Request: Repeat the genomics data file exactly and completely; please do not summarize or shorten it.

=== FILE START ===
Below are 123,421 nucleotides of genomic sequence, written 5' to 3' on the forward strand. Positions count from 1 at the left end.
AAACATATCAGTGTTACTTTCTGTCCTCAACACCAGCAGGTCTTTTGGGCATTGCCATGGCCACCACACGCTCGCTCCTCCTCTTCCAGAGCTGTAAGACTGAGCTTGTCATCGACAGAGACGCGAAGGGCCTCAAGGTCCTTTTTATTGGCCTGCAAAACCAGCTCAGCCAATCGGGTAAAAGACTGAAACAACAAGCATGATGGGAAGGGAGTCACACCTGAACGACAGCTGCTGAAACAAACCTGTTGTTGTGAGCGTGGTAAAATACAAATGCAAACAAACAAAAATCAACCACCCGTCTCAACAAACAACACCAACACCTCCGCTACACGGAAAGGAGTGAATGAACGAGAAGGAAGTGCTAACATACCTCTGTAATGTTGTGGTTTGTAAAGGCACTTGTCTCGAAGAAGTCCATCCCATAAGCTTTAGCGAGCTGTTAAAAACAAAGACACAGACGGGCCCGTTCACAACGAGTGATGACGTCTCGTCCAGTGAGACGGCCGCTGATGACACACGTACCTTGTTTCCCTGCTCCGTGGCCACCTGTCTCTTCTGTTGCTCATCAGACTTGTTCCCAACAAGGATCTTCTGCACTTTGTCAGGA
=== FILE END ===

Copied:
Below are 123,421 nucleotides of genomic sequence, written 5' to 3' on the forward strand. Positions count from 1 at the left end.
AAACATATCAGTGTTACTTTCTGTCCTCAACACCAGCAGGTCTTTTGGGCATTGCCATGGCCACCACACGCTCGCTCCTCCTCTTCCAGAGCTGTAAGACTGAGCTTGTCATCGACAGAGACGCGAAGGGCCTCAAGGTCCTTTTTATTGGCCTGCAAAACCAGCTCAGCCAATCGGGTAAAAGACTGAAACAACAAGCATGATGGGAAGGGAGTCACACCTGAACGACAGCTGCTGAAACAAACCTGTTGTTGTGAGCGTGGTAAAATACAAATGCAAACAAACAAAAATCAACCACCCGTCTCAACAAACAACACCAACACCTCCGCTACACGGAAAGGAGTGAATGAACGAGAAGGAAGTGCTAACATACCTCTGTAATGTTGTGGTTTGTAAAGGCACTTGTCTCGAAGAAGTCCATCCCATAAGCTTTAGCGAGCTGTTAAAAACAAAGACACAGACGGGCCCGTTCACAACGAGTGATGACGTCTCGTCCAGTGAGACGGCCGCTGATGACACACGTACCTTGTTTCCCTGCTCCGTGGCCACCTGTCTCTTCTGTTGCTCATCAGACTTGTTCCCAACAAGGATCTTCTGCACTTTGTCAGGA